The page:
'This is such a dynamic time for our entire community.'
Dr Ami Bera, the lone Indian-American United States Congressman, tells Aziz Haniffa/Rediff.com he is honoured to accompany President Barack Obama to India.
Dr Amerish 'Ami' Bera, the California Democrat and the only Indian-American lawmaker in the United States Congress, who has been invited by US President Barack Obama to accompany him on the trip to India aboard Air Force One, believes his selection is a clear recognition by the White House of the Indian-American community and its close proximity to Prime Minister Narendra Modi.
In an exclusive interview with Rediff.com, an elated Dr Bera, who will be aboard Air Force One for the first time in his life, declared, "What an honour! What an honour! This is such an exciting time in the US-India relationship."
"For me, personally, my story is the Indian-American story. So, this is just great. This is such a dynamic time for our entire community."
There is, Dr Bera added, no denying that his being invited to be part of the small Congressional delegation accompanying Obama -- which comprises of House Democratic Leader Nancy Pelosi, US Congressman Joe Crowley and US Senator Mark Warner -- "a clear recognition by the administration of the importance of the community, of the Indian-American Diaspora."
Recalling the rockstar reception Modi received in September during his US visit, Dr Bera said the administration had observed the clout of the Indian Diaspora and as the only Indian-American representative in Congress it was almost a no-brainer that if there were any Congressional members being invited to accompany Obama, he would be a priority on that list.
"The prime minister, when he was here made a direct request of the Diaspora, who has been doing so well in America, to take their growing clout and accelerate the US-India relationship and help India replicate the success we've had in the United States," Dr Bera said.
"So, I think it was not lost on the administration that I was the only Indian-American member of Congress, and so, I believe I was on their list early on," he added.
"The administration was well aware all along that this is an important trip to the Indian-American Diaspora and I, as their sole representative in the US Congress, it would be important to have me come along," the Indian-American physician said.
"The administration," Dr Bera reiterated, "certainly recognises the growing clout of the Indian-American community and again, I am flattered that I have the honour of representing the Diaspora on this historic trip."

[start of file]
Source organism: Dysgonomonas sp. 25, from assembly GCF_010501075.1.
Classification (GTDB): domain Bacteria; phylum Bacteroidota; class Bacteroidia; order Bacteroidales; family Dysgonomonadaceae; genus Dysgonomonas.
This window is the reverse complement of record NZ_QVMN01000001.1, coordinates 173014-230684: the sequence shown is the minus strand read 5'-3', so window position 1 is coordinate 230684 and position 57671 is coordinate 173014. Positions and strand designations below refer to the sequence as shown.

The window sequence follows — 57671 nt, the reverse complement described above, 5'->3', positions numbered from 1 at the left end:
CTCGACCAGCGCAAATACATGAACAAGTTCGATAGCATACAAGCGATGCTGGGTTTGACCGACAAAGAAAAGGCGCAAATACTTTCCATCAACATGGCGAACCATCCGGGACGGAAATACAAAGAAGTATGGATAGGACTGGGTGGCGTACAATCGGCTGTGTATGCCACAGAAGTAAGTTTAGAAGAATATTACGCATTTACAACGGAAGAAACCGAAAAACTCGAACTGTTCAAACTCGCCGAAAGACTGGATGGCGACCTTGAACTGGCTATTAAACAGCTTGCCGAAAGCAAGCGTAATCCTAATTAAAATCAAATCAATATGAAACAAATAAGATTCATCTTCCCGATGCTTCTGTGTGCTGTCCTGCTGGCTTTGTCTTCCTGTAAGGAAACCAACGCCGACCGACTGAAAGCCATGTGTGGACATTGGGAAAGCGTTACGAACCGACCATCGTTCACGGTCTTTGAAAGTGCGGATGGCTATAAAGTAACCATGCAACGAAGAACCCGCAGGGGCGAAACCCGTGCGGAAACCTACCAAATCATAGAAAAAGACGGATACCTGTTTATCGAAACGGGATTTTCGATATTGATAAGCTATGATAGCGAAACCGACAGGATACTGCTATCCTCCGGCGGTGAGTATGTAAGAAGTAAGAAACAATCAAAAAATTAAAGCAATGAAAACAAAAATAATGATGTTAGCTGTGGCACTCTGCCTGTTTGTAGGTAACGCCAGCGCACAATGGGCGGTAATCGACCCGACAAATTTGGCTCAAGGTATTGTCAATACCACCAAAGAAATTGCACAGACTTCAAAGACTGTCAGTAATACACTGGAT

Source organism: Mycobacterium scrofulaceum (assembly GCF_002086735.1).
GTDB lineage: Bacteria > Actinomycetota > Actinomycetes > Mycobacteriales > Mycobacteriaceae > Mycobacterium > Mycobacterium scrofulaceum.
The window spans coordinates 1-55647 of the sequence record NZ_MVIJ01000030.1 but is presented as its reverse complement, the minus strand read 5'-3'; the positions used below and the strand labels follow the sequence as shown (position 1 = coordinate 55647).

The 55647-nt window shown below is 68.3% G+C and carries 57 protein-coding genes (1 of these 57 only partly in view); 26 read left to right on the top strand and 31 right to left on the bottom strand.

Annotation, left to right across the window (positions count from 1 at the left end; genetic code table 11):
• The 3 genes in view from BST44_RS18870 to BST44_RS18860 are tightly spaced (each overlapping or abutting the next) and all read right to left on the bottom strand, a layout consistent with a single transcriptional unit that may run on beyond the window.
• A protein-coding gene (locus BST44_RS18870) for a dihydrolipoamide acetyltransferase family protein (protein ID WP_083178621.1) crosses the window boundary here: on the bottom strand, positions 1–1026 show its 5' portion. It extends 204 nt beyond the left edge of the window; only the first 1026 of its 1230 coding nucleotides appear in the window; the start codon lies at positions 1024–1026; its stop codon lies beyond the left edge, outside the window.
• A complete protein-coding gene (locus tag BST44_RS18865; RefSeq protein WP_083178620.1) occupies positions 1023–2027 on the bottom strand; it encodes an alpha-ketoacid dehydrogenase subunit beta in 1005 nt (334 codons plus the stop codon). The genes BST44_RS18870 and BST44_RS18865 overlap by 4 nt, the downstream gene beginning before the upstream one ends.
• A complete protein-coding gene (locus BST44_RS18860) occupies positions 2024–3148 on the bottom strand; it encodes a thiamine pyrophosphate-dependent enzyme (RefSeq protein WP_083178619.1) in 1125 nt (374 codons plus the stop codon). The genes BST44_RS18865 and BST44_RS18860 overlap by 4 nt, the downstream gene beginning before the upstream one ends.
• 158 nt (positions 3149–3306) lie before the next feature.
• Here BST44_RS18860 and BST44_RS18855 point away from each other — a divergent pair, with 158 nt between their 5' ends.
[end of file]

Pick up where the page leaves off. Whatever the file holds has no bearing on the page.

Last week, while disclosing that Dr Bera would accompany Obama to India, Ben Rhodes, the deputy national security adviser for strategic communications at the White House, described the Congressman as an "Indian American of great accomplishment."
Appreciative of the praise heaped upon him, Dr Bera said, "I appreciate the compliments and again, I believe the administration is aware of my keen interest in the US-India relationship and working through the civilian nuclear deal, understanding and appreciating India's growing role as a geopolitical ally that I've been talking about over the past two years as a member of the Foreign Affairs Committee."
"So, it is really exciting to see all of this coming together and then to have my good friend Rich Verma as the first-ever Indian-American US Ambassador to India; what an exciting time!"
Dr Bera said he was thrilled "to be going along with Congressman Crowley and Senator Warner, who have been long time leaders in promoting the US-India relationship, and so to be travelling with them, and then obviously Leader Pelosi, who& has been a longtime friend of India, is just great. So, it's going to be a good trip."
Asked what his agenda was during the visit, besides the Republic Day ceremonies, Dr Bera said, "It would be to continue building on some of the successes we had when I visited India in August 2013."
"Having met with Indian CEOs, there is a clear interest of their wanting to invest in the United States and continuing to see the bilateral relationship growing."
"When I spoke to American CEOs," Dr Bera said, "they clearly recognise the market opportunities in India. So, during my meetings, I shall make sure to move those conversations forward where our companies have an opportunity to invest in India and foster a win-win relationship."
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